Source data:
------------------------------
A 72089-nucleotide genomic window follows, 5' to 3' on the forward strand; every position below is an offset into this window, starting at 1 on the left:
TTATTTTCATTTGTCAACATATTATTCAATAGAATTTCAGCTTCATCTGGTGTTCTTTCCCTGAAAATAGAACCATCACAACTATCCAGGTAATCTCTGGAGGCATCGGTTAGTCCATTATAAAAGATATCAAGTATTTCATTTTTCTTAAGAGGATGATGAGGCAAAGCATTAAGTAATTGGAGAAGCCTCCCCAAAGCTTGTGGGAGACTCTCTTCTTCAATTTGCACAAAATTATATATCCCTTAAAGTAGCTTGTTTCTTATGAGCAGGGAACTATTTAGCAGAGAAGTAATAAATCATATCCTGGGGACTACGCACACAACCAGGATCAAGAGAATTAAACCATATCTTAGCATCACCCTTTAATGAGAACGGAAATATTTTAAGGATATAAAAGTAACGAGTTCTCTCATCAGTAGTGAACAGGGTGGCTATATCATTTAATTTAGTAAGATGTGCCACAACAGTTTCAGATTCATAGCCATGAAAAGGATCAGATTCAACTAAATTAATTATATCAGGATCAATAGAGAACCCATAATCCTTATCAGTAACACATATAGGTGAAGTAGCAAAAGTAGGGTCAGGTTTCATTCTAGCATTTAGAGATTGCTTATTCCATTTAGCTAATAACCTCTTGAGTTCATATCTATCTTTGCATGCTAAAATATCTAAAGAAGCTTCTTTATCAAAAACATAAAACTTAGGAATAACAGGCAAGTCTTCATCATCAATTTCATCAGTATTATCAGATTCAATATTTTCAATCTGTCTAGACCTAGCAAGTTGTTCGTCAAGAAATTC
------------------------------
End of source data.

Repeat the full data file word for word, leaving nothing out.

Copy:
A 72089-nucleotide genomic window follows, 5' to 3' on the forward strand; every position below is an offset into this window, starting at 1 on the left:
TTATTTTCATTTGTCAACATATTATTCAATAGAATTTCAGCTTCATCTGGTGTTCTTTCCCTGAAAATAGAACCATCACAACTATCCAGGTAATCTCTGGAGGCATCGGTTAGTCCATTATAAAAGATATCAAGTATTTCATTTTTCTTAAGAGGATGATGAGGCAAAGCATTAAGTAATTGGAGAAGCCTCCCCAAAGCTTGTGGGAGACTCTCTTCTTCAATTTGCACAAAATTATATATCCCTTAAAGTAGCTTGTTTCTTATGAGCAGGGAACTATTTAGCAGAGAAGTAATAAATCATATCCTGGGGACTACGCACACAACCAGGATCAAGAGAATTAAACCATATCTTAGCATCACCCTTTAATGAGAACGGAAATATTTTAAGGATATAAAAGTAACGAGTTCTCTCATCAGTAGTGAACAGGGTGGCTATATCATTTAATTTAGTAAGATGTGCCACAACAGTTTCAGATTCATAGCCATGAAAAGGATCAGATTCAACTAAATTAATTATATCAGGATCAATAGAGAACCCATAATCCTTATCAGTAACACATATAGGTGAAGTAGCAAAAGTAGGGTCAGGTTTCATTCTAGCATTTAGAGATTGCTTATTCCATTTAGCTAATAACCTCTTGAGTTCATATCTATCTTTGCATGCTAAAATATCTAAAGAAGCTTCTTTATCAAAAACATAAAACTTAGGAATAACAGGCAAGTCTTCATCATCAATTTCATCAGTATTATCAGATTCAATATTTTCAATCTGTCTAGACCTAGCAAGTTGTTCGTCAAGAAATTC